20 Poems That Could Save America


“In the Odyssey when a priest and a poet fall on their knees before Odysseus, praying him to spare their lives, the hero kills the priest without a thought, but saves the poet. Homer says that he felt awe to slay a man who had been taught his divine art by the gods. Not the priest, but the poet, had influence with heaven—and no one was ever afraid of a poet.”

Mythology, Edith Hamilton

“Twenty-First. Night. Monday,” by Anna Akhmatova “
“God’s Justice,” by Anne Carson
“memory,” by Lucille Clifton “
A Man and a Woman,” by Alan Feldman
“America,” by Allen Ginsberg
“Bamboo and a Bird,” by Linda Gregg
“The Sick Child,” by Randall Jarrell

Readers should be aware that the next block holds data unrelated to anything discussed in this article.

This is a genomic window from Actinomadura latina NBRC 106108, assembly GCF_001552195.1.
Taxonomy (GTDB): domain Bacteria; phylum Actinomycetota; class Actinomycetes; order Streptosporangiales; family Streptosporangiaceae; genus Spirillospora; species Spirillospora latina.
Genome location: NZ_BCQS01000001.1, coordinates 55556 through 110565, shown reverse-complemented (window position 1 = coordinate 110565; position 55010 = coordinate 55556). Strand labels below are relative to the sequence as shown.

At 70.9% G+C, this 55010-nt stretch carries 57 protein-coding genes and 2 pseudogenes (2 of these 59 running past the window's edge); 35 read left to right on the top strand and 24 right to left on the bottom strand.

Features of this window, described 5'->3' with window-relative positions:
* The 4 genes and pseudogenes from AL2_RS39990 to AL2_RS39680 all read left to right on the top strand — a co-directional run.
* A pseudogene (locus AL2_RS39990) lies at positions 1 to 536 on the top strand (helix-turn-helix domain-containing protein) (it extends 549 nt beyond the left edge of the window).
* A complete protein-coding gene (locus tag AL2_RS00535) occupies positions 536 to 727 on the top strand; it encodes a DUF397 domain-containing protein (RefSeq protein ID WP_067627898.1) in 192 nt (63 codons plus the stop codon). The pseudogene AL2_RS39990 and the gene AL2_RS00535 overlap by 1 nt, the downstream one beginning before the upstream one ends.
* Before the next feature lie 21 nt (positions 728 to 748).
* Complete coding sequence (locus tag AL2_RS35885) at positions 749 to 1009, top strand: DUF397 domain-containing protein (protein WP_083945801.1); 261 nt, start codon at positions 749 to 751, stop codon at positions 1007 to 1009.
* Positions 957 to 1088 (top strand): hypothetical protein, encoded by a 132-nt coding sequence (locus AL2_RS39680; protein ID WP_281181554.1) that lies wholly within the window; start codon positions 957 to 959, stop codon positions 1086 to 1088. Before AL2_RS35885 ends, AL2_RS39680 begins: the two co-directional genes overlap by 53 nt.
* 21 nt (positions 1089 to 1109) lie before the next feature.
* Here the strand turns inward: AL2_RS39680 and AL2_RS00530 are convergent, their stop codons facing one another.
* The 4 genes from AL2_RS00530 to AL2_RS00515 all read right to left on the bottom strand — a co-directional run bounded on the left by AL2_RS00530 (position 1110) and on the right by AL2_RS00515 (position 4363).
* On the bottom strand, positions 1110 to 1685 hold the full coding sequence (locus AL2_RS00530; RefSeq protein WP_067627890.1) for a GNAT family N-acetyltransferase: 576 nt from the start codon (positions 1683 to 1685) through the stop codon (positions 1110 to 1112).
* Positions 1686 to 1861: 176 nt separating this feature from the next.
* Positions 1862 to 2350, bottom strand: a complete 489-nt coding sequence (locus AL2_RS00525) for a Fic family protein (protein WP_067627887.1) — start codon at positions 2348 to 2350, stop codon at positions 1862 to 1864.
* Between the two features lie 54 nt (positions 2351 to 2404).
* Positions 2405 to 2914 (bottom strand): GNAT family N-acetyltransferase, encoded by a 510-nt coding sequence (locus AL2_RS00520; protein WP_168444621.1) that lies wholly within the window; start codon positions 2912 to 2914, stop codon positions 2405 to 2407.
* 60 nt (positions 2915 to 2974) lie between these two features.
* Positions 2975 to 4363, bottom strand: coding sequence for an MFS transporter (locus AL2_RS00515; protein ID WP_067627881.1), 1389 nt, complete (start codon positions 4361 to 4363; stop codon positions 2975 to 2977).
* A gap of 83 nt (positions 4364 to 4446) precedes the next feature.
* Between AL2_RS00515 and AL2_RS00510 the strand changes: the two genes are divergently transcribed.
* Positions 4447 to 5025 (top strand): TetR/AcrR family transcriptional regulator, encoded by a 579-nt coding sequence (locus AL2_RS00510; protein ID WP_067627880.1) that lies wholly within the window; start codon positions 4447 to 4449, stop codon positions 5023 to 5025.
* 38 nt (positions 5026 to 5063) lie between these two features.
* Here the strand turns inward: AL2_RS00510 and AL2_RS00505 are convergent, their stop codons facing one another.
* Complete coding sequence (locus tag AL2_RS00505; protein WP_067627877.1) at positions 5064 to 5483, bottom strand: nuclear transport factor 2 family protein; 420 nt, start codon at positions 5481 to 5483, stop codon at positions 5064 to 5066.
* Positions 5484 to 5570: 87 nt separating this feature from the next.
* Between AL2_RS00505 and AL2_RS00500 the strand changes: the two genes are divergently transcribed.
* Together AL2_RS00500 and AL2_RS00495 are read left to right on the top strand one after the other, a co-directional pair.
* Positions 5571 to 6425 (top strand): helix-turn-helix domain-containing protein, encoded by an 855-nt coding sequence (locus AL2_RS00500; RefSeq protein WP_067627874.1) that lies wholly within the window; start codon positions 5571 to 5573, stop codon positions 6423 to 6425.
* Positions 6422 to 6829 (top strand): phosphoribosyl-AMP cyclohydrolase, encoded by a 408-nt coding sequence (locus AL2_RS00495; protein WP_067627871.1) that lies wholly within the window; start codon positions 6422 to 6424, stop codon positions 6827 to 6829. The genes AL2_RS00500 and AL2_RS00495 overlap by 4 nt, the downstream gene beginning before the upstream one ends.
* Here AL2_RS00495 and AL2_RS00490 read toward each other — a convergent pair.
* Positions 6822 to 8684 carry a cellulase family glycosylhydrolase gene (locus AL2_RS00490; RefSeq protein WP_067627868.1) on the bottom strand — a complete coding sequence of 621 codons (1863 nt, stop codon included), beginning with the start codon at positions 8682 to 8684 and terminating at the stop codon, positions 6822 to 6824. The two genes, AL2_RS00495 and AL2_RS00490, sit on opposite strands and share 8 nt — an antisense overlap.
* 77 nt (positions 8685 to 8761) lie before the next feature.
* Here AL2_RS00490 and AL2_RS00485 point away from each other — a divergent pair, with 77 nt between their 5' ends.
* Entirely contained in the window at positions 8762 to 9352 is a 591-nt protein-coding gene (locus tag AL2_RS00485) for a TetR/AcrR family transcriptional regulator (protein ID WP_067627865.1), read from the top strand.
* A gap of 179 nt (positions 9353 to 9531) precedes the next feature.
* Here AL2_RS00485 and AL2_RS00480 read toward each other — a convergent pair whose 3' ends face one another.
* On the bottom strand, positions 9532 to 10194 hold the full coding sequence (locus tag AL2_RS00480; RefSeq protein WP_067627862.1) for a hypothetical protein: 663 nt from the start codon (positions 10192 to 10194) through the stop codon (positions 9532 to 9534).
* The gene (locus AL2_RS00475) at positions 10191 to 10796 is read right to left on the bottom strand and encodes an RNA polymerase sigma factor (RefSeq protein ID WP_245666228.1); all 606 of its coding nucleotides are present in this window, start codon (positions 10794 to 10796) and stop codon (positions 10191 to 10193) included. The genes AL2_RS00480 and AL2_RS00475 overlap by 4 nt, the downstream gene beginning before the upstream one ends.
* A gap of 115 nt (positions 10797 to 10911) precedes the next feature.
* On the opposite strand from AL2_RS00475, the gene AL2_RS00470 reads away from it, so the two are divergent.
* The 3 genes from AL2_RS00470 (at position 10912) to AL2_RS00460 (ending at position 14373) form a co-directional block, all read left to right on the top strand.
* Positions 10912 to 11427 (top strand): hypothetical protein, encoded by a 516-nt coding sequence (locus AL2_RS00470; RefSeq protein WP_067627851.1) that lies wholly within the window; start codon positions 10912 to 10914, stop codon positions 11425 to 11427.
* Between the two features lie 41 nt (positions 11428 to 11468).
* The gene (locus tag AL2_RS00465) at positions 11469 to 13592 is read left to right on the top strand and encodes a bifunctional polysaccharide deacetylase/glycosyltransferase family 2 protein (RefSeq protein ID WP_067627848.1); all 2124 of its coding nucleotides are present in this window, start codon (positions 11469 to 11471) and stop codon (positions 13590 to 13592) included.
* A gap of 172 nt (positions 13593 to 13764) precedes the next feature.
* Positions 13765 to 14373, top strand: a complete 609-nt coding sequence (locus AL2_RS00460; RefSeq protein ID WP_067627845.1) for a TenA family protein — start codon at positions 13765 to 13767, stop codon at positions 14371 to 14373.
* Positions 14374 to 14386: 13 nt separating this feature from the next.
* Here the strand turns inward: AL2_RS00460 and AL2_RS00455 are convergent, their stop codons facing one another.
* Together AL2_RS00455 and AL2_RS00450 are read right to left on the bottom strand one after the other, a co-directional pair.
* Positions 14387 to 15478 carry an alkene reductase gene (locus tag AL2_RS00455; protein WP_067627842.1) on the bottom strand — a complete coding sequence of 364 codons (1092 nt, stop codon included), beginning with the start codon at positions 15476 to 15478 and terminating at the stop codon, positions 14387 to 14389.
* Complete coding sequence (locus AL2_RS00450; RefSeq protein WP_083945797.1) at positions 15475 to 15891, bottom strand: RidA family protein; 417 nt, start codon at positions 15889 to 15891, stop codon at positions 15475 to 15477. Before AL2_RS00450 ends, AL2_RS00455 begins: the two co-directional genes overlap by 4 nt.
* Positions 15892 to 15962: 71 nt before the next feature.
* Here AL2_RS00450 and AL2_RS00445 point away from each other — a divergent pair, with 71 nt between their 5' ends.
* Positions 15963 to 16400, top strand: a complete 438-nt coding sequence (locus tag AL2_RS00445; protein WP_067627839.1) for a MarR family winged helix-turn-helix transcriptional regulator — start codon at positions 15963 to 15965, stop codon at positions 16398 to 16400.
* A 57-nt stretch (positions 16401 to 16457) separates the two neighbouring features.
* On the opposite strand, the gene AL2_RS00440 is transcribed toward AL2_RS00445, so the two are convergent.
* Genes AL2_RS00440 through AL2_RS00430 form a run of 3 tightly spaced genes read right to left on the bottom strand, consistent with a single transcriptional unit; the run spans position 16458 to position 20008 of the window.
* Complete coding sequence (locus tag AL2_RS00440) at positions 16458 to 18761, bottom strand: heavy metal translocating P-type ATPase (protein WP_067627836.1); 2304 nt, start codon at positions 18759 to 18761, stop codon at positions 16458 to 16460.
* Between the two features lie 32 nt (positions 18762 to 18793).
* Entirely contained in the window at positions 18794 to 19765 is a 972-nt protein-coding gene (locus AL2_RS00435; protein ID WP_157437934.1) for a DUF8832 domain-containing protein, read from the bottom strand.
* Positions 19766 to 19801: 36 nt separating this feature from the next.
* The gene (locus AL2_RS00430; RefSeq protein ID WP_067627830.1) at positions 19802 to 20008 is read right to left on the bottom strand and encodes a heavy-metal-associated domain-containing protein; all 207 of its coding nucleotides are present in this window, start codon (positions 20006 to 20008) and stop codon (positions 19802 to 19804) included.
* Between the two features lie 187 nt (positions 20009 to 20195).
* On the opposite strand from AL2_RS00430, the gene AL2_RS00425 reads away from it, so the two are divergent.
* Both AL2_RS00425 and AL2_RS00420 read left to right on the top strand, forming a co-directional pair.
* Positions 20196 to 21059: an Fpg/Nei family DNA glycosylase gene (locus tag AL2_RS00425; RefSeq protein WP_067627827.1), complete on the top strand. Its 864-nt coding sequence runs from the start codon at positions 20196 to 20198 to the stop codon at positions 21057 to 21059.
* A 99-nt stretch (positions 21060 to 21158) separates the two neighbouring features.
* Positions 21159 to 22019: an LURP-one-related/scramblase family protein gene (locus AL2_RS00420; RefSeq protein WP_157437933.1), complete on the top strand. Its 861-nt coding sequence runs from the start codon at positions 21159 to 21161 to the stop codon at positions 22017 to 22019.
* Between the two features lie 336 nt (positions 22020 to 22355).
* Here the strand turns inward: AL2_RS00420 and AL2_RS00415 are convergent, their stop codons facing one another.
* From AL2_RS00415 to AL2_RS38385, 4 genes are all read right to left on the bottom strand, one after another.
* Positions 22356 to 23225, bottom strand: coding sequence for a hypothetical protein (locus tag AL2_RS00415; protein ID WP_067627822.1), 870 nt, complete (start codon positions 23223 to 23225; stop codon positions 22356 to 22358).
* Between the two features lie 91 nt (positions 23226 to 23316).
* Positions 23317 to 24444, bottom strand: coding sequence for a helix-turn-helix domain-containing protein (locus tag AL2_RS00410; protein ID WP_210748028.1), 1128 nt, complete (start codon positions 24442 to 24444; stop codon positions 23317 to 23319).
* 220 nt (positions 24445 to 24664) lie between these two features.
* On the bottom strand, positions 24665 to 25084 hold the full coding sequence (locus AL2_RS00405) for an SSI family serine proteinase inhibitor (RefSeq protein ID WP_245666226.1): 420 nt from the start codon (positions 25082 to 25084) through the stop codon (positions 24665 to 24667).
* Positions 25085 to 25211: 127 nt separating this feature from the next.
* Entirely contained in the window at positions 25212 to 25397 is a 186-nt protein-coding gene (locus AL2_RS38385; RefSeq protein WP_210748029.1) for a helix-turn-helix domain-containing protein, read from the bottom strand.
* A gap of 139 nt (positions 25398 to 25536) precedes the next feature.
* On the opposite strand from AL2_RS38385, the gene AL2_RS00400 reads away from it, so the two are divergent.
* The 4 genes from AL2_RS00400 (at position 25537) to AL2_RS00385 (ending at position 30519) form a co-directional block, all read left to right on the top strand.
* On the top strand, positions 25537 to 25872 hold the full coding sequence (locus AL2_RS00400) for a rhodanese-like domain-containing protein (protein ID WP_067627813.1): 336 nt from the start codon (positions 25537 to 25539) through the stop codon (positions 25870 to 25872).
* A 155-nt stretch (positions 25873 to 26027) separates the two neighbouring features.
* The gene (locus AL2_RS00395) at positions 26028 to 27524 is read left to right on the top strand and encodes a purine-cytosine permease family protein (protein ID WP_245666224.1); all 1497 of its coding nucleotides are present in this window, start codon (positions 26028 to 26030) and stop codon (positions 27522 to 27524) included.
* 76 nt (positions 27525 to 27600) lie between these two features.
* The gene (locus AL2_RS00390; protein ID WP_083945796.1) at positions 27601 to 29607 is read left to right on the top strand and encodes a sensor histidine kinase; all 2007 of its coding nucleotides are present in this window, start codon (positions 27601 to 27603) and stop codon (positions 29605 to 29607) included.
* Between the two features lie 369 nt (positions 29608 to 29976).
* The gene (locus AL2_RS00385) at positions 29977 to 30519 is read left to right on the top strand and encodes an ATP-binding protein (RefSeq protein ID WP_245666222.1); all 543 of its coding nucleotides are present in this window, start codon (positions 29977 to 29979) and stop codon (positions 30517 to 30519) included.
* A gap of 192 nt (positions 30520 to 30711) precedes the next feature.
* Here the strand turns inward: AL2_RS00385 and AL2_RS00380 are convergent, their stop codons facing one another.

“Black People & White People Were Said,” by Kerry Johannsen
“Topography,” by Sharon Olds
“Wild Geese,” by Mary Oliver
“Written in Pencil in the Sealed Railway Car,” by Dan Pagis
“Merengue,” by Mary Ruefle
“The Ballad of Orange and Grape,” by Muriel Rukeyser
“Waiting for Icarus,” by Muriel Rukeyser
“American Classic,” by Louis Simpson
“Song of Speaks-Fluently,” by Speaks-Fluently
“Traveling through the Dark,” by William Stafford
“The Geraniums,” by Genevieve Taggard
“When I Heard the Learn’d Astronomer,” by Walt Whitman
“Our Dust,” by C. D. Wright


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